From Face Recognition to Phase Recognition
Neural Network can help in Face recognition as well as Phase Recognition
Researchers use a technology that is similar to face recognition to track basic atomic rearrangements related to phase changes and catalytic reactions. In order to understand how a material goes form one state to another it is not enough for scientists to just see the before and after pictures, it is necessary for them to be involved in the process. Using neural networks in phase recognition can also be applied to catalysts, materials that are known to speed up a reaction,the main action is triggered by small atomic sized shifts at the middle stages.
In order to study what happens at the intermediate stages, scientists need tools to identify and measure what happens at these intermediate stages. One such tool developed by scientists is the phase recognition tool which is basically a neural network that is trained to recognize features from a material’s x- ray absorption spectrum which is sensitive to a change in the arrangement of atoms at a very small level. Researchers took the example of iron that goes through atomic rearrangement in a previously poorly understood change.
How is phase recognition and face recognition similar?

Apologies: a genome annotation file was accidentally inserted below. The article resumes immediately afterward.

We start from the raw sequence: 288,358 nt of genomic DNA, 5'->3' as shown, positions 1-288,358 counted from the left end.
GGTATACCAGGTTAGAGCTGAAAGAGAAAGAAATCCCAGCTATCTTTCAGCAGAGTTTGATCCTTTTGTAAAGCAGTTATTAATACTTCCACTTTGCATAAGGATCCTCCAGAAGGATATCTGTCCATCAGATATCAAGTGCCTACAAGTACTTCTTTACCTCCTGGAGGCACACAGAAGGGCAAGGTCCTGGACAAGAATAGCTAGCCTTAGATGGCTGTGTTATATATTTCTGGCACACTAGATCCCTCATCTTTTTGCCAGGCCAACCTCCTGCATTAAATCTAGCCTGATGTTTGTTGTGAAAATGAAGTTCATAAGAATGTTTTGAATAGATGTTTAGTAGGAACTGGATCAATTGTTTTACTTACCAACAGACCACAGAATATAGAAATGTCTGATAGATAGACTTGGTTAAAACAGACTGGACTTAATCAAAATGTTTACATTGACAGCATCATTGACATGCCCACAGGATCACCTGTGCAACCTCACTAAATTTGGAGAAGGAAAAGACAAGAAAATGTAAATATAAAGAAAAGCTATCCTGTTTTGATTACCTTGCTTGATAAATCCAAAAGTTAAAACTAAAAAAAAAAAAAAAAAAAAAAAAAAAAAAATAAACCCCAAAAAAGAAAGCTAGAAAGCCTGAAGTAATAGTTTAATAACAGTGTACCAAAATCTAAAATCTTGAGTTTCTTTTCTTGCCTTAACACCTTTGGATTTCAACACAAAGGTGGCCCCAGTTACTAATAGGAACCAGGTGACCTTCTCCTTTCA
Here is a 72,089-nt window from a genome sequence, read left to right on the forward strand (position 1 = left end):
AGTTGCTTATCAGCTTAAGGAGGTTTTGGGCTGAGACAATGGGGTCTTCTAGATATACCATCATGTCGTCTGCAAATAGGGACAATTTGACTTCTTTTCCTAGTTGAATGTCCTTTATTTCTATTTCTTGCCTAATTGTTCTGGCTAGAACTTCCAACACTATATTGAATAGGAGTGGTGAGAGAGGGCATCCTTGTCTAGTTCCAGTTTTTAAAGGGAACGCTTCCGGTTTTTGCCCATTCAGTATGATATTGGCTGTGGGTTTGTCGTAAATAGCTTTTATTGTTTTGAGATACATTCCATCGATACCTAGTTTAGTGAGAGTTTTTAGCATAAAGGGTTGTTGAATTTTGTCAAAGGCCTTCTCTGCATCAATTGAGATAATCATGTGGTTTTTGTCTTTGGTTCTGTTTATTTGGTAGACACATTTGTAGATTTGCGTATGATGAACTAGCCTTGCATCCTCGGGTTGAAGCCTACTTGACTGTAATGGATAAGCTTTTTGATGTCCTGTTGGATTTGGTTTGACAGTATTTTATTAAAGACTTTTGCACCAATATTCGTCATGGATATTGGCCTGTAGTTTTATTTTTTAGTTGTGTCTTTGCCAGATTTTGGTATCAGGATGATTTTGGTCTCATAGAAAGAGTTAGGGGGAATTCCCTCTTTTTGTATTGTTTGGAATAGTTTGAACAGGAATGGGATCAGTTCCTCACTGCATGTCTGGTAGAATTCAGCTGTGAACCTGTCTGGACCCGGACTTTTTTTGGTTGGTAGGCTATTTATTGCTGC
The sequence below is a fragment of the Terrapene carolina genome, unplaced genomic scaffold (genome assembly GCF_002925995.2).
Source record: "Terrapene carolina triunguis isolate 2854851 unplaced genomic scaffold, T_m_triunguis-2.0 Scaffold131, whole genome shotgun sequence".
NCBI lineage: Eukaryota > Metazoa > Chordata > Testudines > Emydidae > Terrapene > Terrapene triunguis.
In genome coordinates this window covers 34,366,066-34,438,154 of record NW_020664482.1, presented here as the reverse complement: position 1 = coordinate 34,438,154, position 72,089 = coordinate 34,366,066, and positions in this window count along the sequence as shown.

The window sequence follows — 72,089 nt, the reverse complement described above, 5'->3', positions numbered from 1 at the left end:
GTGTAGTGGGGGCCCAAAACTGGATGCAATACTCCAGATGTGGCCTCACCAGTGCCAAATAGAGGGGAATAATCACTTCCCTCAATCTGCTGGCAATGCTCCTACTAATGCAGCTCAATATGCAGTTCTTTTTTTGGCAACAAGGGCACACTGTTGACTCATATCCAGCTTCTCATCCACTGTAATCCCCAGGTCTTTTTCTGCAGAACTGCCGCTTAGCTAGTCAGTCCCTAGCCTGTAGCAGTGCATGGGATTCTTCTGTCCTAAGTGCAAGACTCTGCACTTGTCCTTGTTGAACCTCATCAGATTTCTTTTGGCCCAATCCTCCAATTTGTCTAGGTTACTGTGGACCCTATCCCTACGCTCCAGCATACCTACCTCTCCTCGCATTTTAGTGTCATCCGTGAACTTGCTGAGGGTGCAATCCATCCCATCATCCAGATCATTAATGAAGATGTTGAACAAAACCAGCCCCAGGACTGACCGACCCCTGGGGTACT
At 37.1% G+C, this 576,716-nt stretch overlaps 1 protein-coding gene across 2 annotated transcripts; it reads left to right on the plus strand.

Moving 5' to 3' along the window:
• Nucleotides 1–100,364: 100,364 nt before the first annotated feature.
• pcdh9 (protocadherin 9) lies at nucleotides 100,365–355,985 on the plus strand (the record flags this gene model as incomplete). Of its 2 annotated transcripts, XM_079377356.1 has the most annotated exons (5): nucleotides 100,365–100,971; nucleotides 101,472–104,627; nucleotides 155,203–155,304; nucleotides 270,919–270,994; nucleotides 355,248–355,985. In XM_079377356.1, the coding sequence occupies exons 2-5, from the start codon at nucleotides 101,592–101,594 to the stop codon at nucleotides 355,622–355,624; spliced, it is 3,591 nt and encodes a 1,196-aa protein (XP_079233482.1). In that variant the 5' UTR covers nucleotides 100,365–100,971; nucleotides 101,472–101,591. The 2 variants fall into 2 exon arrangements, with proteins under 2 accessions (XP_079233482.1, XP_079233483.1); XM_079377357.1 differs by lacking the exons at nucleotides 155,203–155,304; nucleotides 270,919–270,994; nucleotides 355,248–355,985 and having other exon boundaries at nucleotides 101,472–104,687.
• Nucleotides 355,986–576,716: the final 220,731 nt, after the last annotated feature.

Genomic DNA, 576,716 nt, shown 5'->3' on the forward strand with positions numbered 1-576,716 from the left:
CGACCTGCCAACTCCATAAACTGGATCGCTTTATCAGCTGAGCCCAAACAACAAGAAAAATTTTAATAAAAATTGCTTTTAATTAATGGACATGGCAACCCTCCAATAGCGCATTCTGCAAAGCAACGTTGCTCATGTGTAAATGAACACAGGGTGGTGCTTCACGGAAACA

Researchers say that phase recognition tools are similar to face recognition tools in that just as face recognition tools are trained using neural networks to detect the subtle movements and features of the face, in the same way phase recognition tools are trained to recognize the subtle intensity in different regions as shown by x- ray data that has a direct relation with underlying structural changes.
Training Neural Networks in Phase recognition:
In order to use neural networks in phase recognition, scientists had to first train the neural networks in identifying special features at each atomic rearrangement stage.
So keeping in mind this challenge, a scientist used molecular dynamic simulations to develop 3000 realistic structures each corresponding to a different phase in iron’s atomic rearrangement process.
To create the simulations, scientists defined a set of forces that acts between atoms and then allowed the atoms to move around as defined by those forces. Then using mathematical formulae, scientists obtained the x- ray absorption spectra from each of these 3000 structures.
The real problem starts not in creating simulations but in understanding the structures in reverse order that is looking at the spectrum and then getting the structure.
So scientists applied the neural networks in phase recognition to iron and found that these neural networks could easily get the necessary information form the x- ray absorption spectrum of iron at the various atomic rearrangement stages.
Each of these atomic rearrangement stages is unique to each material and holds the key to understanding changes at the atomic scale in their structure.
The same theory of using neural networks in phase changes could also be used in monitoring nanoparticles in catalysts and other materials. Scientists would also like to know the transitional changes in catalytic materials that is why it changes and how that change affects their properties.